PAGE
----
The latest version of the BBC micro:bit is now powerful enough to run machine leaning. This project builds a system running on the micro:bit which can identify TikTok dance routines using the onboard accelerometer.
Throughout the project you will learn how to collect training data, build a neural network classifier and deploy it on the micro:bit using Edge Impulse We used it to build a micro:bit that can identify when someone is dancing the “Floss” TikTok.
At the time of publication, (16/11/20) this project requires the Beta version of MakeCode https://makecode.microbit.org/beta This should change to the standard version https://makecode.microbit.org in the future, please see https://microbit.org/beta-testing
The dance move transmitter is battery operated and held by the dancer. It uses the accelerometer to sense the dance moves. Each reading consists of an x-axis, y-axis and z-axis comma-separated string (x,y,z). The data samples are sent over radio to another micro:bit which acts as the dance move receiver.
The top left LED on the display should blink showing that data is being transmitted
This micro:bit acts as the receiver for the accelerometer data and streams it to the PC. Attach it with the micro USB cable to your PC.
When the dance move transmitter is sending accelerometer readings, the top left LED on the display will blink to show that data is being received.
The machine learning capability is provided by Edge Impulse. This is a browser-based studio for developing machine learning models. It is also used to produce C/C++ libraries of your trained model that can run standalone on the micro:bit.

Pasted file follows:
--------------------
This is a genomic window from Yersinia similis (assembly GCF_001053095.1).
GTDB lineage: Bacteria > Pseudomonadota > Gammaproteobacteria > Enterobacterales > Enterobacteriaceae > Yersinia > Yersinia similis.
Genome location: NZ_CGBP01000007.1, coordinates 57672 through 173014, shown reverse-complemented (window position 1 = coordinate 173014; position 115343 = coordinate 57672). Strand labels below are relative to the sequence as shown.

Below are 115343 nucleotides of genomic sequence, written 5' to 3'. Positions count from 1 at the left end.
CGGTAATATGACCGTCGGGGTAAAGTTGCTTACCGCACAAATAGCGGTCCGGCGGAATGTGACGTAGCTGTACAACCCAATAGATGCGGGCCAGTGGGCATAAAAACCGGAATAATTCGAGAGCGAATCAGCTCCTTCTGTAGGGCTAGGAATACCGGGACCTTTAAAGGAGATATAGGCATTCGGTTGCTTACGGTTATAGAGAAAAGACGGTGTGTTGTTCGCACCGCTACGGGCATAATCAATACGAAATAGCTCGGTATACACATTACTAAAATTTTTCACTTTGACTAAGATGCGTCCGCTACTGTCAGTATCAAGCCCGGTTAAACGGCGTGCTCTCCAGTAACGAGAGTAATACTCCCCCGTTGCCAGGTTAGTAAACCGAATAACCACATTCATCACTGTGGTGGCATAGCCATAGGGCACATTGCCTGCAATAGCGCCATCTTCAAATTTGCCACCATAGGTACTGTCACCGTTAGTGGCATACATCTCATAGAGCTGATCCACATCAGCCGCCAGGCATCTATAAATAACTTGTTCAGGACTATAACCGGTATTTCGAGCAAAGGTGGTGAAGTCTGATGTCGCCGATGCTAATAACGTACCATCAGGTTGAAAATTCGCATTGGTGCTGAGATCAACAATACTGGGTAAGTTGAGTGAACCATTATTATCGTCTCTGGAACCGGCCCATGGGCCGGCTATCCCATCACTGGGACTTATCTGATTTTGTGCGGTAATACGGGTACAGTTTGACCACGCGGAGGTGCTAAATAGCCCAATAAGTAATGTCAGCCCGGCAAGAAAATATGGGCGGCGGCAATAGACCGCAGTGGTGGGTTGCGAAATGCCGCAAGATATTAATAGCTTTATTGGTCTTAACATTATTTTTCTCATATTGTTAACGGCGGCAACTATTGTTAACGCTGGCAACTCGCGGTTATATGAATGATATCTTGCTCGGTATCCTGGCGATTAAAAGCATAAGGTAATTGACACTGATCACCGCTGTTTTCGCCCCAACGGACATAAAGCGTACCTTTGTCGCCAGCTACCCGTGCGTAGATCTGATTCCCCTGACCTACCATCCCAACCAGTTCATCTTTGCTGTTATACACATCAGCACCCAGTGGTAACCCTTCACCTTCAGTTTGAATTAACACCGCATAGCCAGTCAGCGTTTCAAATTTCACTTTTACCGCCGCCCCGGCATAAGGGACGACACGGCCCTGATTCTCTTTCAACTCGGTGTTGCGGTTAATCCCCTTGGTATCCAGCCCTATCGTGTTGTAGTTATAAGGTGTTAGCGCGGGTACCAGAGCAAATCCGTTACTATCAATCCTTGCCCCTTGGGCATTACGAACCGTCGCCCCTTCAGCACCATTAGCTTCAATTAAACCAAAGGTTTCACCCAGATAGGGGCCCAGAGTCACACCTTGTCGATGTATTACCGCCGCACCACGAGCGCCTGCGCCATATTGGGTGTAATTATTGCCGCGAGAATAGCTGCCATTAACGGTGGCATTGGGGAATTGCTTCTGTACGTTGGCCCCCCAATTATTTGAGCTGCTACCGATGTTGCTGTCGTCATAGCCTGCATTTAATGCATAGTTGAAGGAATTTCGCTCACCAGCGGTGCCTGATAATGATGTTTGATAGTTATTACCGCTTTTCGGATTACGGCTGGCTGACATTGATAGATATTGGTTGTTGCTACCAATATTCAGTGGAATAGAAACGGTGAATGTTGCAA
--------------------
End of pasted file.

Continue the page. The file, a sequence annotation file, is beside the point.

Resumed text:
$ npm install -g edge-impulse-cli
Before dance data can be collected the micro:bit dance move receiver needs to connect to Edge Impulse.
Further details of using Edge Impulse Data Forwarder are here.
It’s now time to start collecting dance move samples for model training. Two types of samples need collecting; random dance moves and “Floss” TikTok moves. This will allow you to build a machine learning model that can distinguish between the two classes of data.
Once enough training data has been collected the machine learning pipeline can be configured.
Now just click through the following buttons to set up the model features.
Once the features have been generated, you should see in the Feature Explorer a nice separation of the two different data classes – indicating that a good machine learning model can be created. The “random dance” samples are in yellow and “floss” samples nicely separated in blue below:
This step builds a machine learning model representing the collected data set.
Once the training process has finished you can review the accuracy of the model.
Now the model can be tested to see if it can identify the TikTok dance movements.
The model should be able to detect your dance now.
This step generates the C/C++ libraries that will be used to build the standalone model that runs on the micro:bit.
This will generate a compressed .zip file which should be saved to your PC.
This step integrates your specific machine learning model with the dance move project code and builds the firmware for the micro:bit.
$ git clone https://github.com/LetsOKdo/dance-activated-microbit.git
$ python build.py
This is the final step where you can test that everything is working.
A single LED should be ON in the centre of the display to indicate the ML model is running.
Now try your TikTok floss dance moves – the display will show a smiley as soon as it recognises the dance!
Machine Learning is an important technological development that is now within reach of the micro:bit with its latest revision. Edge Impulse is a powerful environment that simplifies many of the complexities of building Machine Learning models and makes it easy to deploy them on the micro:bit to do interesting things.
Further information about building Machine Learning models with Edge Impulse can be found in this video tutorial and on their website.
Hopefully following this project will have given you a good insight into Machine Learning and demonstrated its amazing capability on the micro:bit, in a fun way, so you can go and build your own.
You can find more information and resources for your micro:bit here: https://microbit.org/
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